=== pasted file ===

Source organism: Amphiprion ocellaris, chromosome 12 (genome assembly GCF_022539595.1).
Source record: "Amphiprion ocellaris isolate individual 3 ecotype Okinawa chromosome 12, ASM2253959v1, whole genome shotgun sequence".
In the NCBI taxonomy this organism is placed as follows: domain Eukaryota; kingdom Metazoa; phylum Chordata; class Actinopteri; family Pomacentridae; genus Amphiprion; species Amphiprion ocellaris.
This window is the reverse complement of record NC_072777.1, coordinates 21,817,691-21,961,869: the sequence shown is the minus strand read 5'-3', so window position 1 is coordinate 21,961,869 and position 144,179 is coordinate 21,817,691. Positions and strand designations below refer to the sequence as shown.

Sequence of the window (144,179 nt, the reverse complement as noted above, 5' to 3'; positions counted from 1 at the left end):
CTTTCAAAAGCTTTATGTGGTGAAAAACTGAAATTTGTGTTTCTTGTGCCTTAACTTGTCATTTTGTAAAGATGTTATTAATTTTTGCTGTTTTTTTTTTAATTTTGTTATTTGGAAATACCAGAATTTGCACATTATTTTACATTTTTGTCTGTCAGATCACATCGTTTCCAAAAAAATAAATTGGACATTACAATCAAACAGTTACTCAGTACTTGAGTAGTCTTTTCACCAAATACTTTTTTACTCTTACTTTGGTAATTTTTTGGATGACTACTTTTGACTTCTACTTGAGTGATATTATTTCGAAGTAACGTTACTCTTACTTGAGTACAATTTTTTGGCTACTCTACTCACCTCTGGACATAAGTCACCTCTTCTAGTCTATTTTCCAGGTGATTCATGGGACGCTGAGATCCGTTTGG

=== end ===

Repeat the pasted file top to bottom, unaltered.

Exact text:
Source organism: Amphiprion ocellaris, chromosome 12 (genome assembly GCF_022539595.1).
Source record: "Amphiprion ocellaris isolate individual 3 ecotype Okinawa chromosome 12, ASM2253959v1, whole genome shotgun sequence".
In the NCBI taxonomy this organism is placed as follows: domain Eukaryota; kingdom Metazoa; phylum Chordata; class Actinopteri; family Pomacentridae; genus Amphiprion; species Amphiprion ocellaris.
This window is the reverse complement of record NC_072777.1, coordinates 21,817,691-21,961,869: the sequence shown is the minus strand read 5'-3', so window position 1 is coordinate 21,961,869 and position 144,179 is coordinate 21,817,691. Positions and strand designations below refer to the sequence as shown.

Sequence of the window (144,179 nt, the reverse complement as noted above, 5' to 3'; positions counted from 1 at the left end):
CTTTCAAAAGCTTTATGTGGTGAAAAACTGAAATTTGTGTTTCTTGTGCCTTAACTTGTCATTTTGTAAAGATGTTATTAATTTTTGCTGTTTTTTTTTTAATTTTGTTATTTGGAAATACCAGAATTTGCACATTATTTTACATTTTTGTCTGTCAGATCACATCGTTTCCAAAAAAATAAATTGGACATTACAATCAAACAGTTACTCAGTACTTGAGTAGTCTTTTCACCAAATACTTTTTTACTCTTACTTTGGTAATTTTTTGGATGACTACTTTTGACTTCTACTTGAGTGATATTATTTCGAAGTAACGTTACTCTTACTTGAGTACAATTTTTTGGCTACTCTACTCACCTCTGGACATAAGTCACCTCTTCTAGTCTATTTTCCAGGTGATTCATGGGACGCTGAGATCCGTTTGG